News Release

Big-headed ancient fish had land on its mind

New insights into emergence of tetrapods

Peer-Reviewed Publication

Flinders University

Fossil fish

image: 4 panels showing: a photo of the specimen, a radiograph of the specimen, a tomogram (slice) of the specimen, and a 3D model of the specimen. view more 

Credit: Alice Clement, Flinders University

Sophisticated CT scanning of the cranium of an Australian fish fossil has given new insights to explain how fish first left the water to invade land about 370 million years ago.

Supported by the Australian Research Council and international experts, the new research led by Flinders University palaeontologists studied Cladarosymblema narrienense, a 330 million-year-old fish from the Carboniferous Period found in Queensland, which is an ancestor of the first land animals or four-limbed vertebrate tetrapods. See 3D imagery here:

Cladarosymblema is a type of 'megalichthyid' fish, a group which existed from the Devonian-to-Permian periods, typically living in freshwater environments, and they were large, predatory animals. Through scanning the fossil, they found evidence this fish had a brain similar to its eventual terrestrial descendants, compared to the brains of other fishes which remained living in water.

“This fish from Queensland is one of the best preserved of its kind in the entire world, in perfect 3D shape, which is why we chose to work on it,” says Professor John Long, Strategic Professor in Palaeontology at Flinders University.

While this fish was first described in 1995, by Professor Long and others who had earlier explored and excavated the Queensland fossil site, parts of its anatomy have remained unknown – although using Australia’s largest cabinet CT scanner, located at Flinders University’s Tonsley campus, as well as the Australian Synchrotron in Melbourne, has allowed researchers to unlock new data from this fossil.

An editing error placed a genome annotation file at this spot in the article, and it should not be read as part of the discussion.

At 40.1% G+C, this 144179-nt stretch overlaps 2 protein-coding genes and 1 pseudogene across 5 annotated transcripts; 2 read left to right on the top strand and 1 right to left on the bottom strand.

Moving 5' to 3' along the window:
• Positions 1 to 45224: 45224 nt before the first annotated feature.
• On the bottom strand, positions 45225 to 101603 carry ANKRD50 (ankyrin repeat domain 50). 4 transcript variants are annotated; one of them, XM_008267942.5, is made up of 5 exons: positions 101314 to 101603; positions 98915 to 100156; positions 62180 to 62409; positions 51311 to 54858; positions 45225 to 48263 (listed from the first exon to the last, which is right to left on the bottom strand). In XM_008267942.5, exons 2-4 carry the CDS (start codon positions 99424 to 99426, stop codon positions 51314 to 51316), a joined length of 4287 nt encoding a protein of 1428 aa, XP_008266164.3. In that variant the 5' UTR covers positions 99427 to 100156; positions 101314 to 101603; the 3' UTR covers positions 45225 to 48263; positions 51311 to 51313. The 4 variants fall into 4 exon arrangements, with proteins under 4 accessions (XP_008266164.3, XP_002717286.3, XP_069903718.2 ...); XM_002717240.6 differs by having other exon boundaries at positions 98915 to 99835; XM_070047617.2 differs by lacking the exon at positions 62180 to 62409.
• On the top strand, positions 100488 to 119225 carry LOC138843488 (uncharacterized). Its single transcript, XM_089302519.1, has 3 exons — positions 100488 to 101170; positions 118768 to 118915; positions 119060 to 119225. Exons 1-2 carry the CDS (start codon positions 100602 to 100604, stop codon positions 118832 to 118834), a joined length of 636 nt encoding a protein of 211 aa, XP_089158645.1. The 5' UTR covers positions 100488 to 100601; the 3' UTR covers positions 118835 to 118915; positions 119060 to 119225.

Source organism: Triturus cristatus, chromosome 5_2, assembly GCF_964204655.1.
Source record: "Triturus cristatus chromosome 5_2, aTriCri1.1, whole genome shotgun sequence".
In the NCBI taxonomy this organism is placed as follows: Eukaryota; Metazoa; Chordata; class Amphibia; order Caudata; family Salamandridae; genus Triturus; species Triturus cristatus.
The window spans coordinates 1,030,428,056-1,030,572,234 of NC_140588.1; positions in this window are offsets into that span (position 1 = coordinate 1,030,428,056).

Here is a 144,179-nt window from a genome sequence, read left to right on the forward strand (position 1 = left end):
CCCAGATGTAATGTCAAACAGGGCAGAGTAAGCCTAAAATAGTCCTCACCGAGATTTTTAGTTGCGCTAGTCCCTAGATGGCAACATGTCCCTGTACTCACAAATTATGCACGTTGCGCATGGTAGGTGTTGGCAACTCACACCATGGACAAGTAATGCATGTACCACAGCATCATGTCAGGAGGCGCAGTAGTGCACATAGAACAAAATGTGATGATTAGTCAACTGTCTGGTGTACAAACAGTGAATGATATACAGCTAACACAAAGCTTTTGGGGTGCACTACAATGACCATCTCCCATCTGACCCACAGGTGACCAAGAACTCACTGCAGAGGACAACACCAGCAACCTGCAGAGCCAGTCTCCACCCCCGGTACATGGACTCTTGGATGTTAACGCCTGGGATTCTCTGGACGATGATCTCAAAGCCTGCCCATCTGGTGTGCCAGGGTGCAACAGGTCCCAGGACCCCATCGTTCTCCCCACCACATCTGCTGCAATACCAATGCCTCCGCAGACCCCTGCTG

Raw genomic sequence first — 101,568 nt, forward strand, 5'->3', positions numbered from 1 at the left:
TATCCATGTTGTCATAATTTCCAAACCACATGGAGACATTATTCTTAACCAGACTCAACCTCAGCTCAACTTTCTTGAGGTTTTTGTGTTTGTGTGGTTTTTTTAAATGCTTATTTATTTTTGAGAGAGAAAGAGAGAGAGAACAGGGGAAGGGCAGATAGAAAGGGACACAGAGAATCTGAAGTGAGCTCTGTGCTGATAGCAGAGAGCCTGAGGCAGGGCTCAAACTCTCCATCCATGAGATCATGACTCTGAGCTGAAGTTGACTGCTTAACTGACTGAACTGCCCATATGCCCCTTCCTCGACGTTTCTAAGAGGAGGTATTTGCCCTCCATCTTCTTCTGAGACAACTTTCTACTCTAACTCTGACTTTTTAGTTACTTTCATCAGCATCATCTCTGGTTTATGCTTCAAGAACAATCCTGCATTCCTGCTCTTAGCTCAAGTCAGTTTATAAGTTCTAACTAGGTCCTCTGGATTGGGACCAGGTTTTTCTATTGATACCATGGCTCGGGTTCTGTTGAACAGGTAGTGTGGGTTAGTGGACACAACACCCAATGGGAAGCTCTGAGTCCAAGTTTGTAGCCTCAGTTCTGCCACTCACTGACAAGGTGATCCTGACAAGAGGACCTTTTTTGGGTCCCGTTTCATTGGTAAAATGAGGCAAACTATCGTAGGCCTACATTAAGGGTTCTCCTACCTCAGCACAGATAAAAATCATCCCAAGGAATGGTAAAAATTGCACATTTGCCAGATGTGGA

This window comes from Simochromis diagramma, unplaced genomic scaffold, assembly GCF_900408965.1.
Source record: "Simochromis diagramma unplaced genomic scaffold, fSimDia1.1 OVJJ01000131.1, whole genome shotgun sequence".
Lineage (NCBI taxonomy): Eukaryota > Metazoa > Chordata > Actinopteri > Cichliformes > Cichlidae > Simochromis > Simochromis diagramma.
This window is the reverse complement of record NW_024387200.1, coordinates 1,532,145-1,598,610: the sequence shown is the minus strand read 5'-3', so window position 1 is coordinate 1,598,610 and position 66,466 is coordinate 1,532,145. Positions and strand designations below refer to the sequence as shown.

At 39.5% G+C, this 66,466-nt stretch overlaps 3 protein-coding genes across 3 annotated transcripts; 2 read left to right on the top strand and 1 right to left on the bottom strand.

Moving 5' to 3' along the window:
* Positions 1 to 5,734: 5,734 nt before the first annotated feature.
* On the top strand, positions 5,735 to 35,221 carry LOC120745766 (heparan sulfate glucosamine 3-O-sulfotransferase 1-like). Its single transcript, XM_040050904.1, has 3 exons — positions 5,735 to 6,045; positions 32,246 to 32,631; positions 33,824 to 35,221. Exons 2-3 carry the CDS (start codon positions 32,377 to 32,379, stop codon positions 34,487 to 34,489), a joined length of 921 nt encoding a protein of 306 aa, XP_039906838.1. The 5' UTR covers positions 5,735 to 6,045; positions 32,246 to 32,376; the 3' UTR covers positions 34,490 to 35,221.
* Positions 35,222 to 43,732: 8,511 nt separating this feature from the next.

New information obtained from often unseen internal bones has been revealed in these scans - particularly in the gill arch skeleton, the shoulder girdle and the palate bones (the upper mouth roof area).

“This helps us to understand the functional morphology and relationships of Cladarosymblema,” says Dr Alice Clement, lead author of the new paper and part of the Flinders Palaeontology Group.

“Additionally, a cranial endocast (mould of the internal cavity of this fish’s unusually large skull) gives clues as to the shape of the brain of this animal. The area for the pituitary gland (so-called the ‘master gland’) is relatively large, suggesting a significant role in regulating various important endocrine glands.”

The research – ‘A fresh look at Cladarosymblema narrienense, a tetrapodomorph fish (Sarcopterygii: Megalichthyidae) from the Carboniferous of Australia, illuminated via X-ray tomography’, by Alice Clement, Richard Cloutier, Jing Lu, Egon Perilli, Anton Maksimenko and John Long - has been published in PeerJ (DOI: 10.7717/peerj.12597).

The researchers conducted a phylogenetic analysis, which confirms that the megalichthyid fish form a monophyletic group (a natural clade). Cladarosymblema is found to be one of the more derived members of the group.

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